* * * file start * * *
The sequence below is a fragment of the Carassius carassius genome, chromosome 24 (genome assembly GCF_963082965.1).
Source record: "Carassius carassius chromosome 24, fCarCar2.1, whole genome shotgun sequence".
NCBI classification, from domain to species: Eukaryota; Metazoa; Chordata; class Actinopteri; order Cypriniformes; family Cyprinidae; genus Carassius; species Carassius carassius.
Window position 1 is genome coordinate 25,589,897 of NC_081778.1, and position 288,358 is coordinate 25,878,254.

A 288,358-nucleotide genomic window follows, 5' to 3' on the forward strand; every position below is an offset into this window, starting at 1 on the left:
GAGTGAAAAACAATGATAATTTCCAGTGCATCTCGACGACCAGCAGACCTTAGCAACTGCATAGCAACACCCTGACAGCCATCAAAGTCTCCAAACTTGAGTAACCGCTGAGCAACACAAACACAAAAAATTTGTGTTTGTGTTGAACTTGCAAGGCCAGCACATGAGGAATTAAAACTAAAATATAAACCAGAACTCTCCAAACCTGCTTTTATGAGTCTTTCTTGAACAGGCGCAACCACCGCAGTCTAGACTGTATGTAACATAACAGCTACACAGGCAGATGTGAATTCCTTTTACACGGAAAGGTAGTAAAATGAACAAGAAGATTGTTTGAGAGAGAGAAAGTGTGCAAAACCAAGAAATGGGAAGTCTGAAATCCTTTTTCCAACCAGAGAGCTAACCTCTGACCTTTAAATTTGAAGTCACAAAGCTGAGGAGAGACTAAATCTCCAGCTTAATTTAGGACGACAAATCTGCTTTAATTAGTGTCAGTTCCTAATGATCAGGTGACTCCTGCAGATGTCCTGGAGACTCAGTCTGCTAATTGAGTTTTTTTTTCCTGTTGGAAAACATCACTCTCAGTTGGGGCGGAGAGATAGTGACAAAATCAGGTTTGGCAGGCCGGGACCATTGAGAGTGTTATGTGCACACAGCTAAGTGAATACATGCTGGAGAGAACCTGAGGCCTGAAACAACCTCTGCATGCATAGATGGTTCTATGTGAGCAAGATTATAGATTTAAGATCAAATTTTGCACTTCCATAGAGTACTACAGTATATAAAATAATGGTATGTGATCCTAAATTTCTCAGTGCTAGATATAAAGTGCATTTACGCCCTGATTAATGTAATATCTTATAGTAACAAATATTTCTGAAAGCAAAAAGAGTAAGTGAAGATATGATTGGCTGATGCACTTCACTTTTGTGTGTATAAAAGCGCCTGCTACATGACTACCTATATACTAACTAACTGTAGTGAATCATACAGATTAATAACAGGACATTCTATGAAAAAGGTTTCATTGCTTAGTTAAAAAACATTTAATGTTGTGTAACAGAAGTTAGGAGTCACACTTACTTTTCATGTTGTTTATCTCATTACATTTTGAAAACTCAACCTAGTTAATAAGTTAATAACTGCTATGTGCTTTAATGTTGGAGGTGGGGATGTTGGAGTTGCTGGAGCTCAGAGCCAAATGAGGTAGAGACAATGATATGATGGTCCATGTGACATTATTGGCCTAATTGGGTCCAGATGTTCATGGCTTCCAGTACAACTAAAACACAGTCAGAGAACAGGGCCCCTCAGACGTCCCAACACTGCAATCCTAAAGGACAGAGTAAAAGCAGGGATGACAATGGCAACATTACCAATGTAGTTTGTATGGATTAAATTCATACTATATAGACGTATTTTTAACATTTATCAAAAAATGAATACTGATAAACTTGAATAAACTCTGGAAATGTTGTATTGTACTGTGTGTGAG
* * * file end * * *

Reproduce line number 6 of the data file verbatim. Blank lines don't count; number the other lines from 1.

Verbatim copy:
GAGTGAAAAACAATGATAATTTCCAGTGCATCTCGACGACCAGCAGACCTTAGCAACTGCATAGCAACACCCTGACAGCCATCAAAGTCTCCAAACTTGAGTAACCGCTGAGCAACACAAACACAAAAAATTTGTGTTTGTGTTGAACTTGCAAGGCCAGCACATGAGGAATTAAAACTAAAATATAAACCAGAACTCTCCAAACCTGCTTTTATGAGTCTTTCTTGAACAGGCGCAACCACCGCAGTCTAGACTGTATGTAACATAACAGCTACACAGGCAGATGTGAATTCCTTTTACACGGAAAGGTAGTAAAATGAACAAGAAGATTGTTTGAGAGAGAGAAAGTGTGCAAAACCAAGAAATGGGAAGTCTGAAATCCTTTTTCCAACCAGAGAGCTAACCTCTGACCTTTAAATTTGAAGTCACAAAGCTGAGGAGAGACTAAATCTCCAGCTTAATTTAGGACGACAAATCTGCTTTAATTAGTGTCAGTTCCTAATGATCAGGTGACTCCTGCAGATGTCCTGGAGACTCAGTCTGCTAATTGAGTTTTTTTTTCCTGTTGGAAAACATCACTCTCAGTTGGGGCGGAGAGATAGTGACAAAATCAGGTTTGGCAGGCCGGGACCATTGAGAGTGTTATGTGCACACAGCTAAGTGAATACATGCTGGAGAGAACCTGAGGCCTGAAACAACCTCTGCATGCATAGATGGTTCTATGTGAGCAAGATTATAGATTTAAGATCAAATTTTGCACTTCCATAGAGTACTACAGTATATAAAATAATGGTATGTGATCCTAAATTTCTCAGTGCTAGATATAAAGTGCATTTACGCCCTGATTAATGTAATATCTTATAGTAACAAATATTTCTGAAAGCAAAAAGAGTAAGTGAAGATATGATTGGCTGATGCACTTCACTTTTGTGTGTATAAAAGCGCCTGCTACATGACTACCTATATACTAACTAACTGTAGTGAATCATACAGATTAATAACAGGACATTCTATGAAAAAGGTTTCATTGCTTAGTTAAAAAACATTTAATGTTGTGTAACAGAAGTTAGGAGTCACACTTACTTTTCATGTTGTTTATCTCATTACATTTTGAAAACTCAACCTAGTTAATAAGTTAATAACTGCTATGTGCTTTAATGTTGGAGGTGGGGATGTTGGAGTTGCTGGAGCTCAGAGCCAAATGAGGTAGAGACAATGATATGATGGTCCATGTGACATTATTGGCCTAATTGGGTCCAGATGTTCATGGCTTCCAGTACAACTAAAACACAGTCAGAGAACAGGGCCCCTCAGACGTCCCAACACTGCAATCCTAAAGGACAGAGTAAAAGCAGGGATGACAATGGCAACATTACCAATGTAGTTTGTATGGATTAAATTCATACTATATAGACGTATTTTTAACATTTATCAAAAAATGAATACTGATAAACTTGAATAAACTCTGGAAATGTTGTATTGTACTGTGTGTGAG